demo <- data.frame(balance = 1500, income = 3000, student = c("Yes", "No"))
#predict the probability of defaulting
predict(logistic_model, demo, type="response")
```

The code above predicts the probability of defaulting of two defined individuals.

Output:

```
1 2
0.04919576 0.10659389
```

The probability of an individual defaulting with a `balance`

of `$1500`

, `income`

of `$3000`

, and `student`

status of `yes`

is `0.0491`

. The same with a `student`

status of `no`

, the probability of `default`

is `0.1065`

.

Now let’s calculate the probability of defaulting of each individual in our test data set.

```
#probability of default for the test dataset
prediction <- predict(logistic_model, test, type="response")
```

The code will calculate the probability of defaulting for each individual in our test data set. The output will be a large sum of data.

### The Logistic Regression Model Diagnostics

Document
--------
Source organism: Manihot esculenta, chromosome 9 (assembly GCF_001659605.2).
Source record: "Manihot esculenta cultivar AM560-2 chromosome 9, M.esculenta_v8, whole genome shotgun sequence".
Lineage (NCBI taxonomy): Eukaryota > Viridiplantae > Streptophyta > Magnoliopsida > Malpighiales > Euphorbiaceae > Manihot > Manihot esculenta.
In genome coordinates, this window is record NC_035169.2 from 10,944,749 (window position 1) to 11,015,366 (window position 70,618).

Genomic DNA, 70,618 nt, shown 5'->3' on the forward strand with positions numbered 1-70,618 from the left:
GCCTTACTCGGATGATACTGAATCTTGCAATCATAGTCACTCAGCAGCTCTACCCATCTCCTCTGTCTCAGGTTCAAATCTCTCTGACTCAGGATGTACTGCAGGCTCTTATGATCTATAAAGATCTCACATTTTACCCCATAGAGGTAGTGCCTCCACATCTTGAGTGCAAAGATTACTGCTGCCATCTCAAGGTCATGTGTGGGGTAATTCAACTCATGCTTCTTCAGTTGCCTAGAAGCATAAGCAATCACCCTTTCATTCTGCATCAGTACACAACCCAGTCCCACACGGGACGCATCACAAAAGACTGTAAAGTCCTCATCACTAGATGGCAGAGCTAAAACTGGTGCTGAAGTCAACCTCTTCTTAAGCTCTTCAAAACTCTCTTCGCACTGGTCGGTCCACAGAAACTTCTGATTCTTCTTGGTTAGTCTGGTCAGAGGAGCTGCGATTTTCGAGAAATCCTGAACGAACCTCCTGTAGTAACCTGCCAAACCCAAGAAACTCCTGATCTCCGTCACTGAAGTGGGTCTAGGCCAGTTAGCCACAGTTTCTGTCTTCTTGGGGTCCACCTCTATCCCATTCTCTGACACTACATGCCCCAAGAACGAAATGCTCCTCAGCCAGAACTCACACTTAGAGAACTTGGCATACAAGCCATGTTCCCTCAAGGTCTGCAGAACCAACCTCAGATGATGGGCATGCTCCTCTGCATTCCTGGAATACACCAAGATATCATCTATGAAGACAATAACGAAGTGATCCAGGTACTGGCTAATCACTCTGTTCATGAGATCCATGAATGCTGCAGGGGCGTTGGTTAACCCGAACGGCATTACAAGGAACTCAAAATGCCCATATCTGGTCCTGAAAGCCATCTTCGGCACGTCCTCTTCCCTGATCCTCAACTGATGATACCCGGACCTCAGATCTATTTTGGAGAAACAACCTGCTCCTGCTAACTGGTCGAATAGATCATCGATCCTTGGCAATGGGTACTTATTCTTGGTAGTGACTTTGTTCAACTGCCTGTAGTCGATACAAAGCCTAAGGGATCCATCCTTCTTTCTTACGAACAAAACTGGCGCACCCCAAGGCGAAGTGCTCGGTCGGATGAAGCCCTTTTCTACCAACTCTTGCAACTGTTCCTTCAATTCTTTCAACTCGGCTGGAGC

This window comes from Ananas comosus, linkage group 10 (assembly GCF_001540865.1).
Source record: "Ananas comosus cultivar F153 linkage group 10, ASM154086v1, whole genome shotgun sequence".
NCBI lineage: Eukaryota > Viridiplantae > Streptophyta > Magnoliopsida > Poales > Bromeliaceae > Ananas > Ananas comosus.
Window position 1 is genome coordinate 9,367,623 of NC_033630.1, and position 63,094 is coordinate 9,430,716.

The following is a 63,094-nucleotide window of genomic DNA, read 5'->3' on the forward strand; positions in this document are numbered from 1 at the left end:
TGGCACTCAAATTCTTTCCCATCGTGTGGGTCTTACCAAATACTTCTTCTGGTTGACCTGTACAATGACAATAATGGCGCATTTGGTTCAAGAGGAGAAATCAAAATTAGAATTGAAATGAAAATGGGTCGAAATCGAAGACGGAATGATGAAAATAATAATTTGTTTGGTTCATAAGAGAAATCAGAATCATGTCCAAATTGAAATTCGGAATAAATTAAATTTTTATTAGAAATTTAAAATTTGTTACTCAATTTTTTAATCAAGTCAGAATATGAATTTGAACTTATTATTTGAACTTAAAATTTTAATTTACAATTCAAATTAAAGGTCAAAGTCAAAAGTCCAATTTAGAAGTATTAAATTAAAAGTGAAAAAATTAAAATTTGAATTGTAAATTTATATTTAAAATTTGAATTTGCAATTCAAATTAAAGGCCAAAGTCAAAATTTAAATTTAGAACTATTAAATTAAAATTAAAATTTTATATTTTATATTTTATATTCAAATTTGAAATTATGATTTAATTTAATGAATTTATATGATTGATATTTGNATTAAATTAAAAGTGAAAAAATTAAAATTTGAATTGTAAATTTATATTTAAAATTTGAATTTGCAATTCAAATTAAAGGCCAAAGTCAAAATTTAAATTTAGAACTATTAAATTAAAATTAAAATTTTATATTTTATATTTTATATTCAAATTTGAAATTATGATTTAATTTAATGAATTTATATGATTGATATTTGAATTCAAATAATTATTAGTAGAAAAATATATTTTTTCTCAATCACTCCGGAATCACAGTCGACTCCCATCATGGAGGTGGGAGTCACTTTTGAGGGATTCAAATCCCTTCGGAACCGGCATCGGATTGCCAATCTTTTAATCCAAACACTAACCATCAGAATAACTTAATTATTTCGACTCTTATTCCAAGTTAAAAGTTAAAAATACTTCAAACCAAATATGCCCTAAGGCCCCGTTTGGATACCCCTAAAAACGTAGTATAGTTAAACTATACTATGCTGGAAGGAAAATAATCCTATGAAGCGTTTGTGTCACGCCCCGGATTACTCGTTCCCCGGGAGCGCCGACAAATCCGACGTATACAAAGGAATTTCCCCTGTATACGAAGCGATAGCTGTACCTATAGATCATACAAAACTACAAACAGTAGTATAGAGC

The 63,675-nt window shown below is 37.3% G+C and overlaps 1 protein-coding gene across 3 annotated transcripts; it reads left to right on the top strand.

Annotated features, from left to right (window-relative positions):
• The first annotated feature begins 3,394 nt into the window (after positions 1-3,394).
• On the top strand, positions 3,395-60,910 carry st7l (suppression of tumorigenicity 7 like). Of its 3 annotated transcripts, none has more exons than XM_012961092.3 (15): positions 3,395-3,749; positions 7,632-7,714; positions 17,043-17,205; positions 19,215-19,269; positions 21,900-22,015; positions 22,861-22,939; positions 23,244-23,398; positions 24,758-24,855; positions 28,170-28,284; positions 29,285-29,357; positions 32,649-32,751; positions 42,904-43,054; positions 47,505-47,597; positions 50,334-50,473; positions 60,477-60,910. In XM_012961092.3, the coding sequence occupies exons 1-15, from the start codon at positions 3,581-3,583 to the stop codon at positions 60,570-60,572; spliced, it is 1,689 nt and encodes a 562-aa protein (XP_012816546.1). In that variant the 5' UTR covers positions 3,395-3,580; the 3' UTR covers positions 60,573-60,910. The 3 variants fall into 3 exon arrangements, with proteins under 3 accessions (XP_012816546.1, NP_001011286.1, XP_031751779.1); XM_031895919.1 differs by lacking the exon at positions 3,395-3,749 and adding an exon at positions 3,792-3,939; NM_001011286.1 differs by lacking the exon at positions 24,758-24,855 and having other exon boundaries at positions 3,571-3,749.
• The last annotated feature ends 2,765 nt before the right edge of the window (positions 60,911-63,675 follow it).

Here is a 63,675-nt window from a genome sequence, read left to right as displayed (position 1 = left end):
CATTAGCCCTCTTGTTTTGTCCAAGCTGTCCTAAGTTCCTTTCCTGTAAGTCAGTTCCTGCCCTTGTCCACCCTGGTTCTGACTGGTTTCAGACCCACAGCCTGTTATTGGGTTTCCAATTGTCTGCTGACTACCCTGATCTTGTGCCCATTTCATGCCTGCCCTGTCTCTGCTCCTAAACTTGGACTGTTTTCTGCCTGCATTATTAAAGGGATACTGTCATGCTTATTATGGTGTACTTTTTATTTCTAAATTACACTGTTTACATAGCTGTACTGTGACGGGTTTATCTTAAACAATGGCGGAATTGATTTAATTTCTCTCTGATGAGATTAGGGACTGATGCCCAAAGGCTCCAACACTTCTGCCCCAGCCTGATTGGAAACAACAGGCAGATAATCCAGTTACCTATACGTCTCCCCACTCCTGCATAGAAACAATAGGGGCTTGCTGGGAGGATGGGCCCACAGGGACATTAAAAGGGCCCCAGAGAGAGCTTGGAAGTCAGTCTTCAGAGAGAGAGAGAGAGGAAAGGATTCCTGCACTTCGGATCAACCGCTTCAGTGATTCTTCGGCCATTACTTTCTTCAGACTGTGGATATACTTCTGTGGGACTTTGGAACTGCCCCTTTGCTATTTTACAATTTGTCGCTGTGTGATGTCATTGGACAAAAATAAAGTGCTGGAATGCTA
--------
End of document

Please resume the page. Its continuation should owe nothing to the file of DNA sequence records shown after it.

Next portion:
Now it’s time to check how well our model will perform with the test data set. We find the optimal probability using the `optimalCutoff()`

method from the `informationvalue`

library.

Example:

```
library(InformationValue)
#from "Yes" and "No" to 1's and 0's
test$default <- ifelse(test$default=="Yes", 1, 0)
#optimal cutoff probability to use for maximize accuracy
optimal <- optimalCutoff(test$default, prediction)[1]
optimal
```

The optimal probability cutoff to use is given below. Any individual with a higher probability will be considered defaulted.

Output:

```
[1] 0.5209985
```

Next, we can use the confusion matrix to show the comparison of our prediction with actual defaults.

Example:

```
confusionMatrix(test$default, prediction)
```

Output:

```
0 1
0 2868 71
1 10 36
```

We can also calculate the true positive rate (sensitivity), the true negative rate (specificity), and the misclassification error:

```
# sensitivity
sensitivity(test$default, prediction)
# specificity
specificity(test$default, prediction)
# total misclassification error rate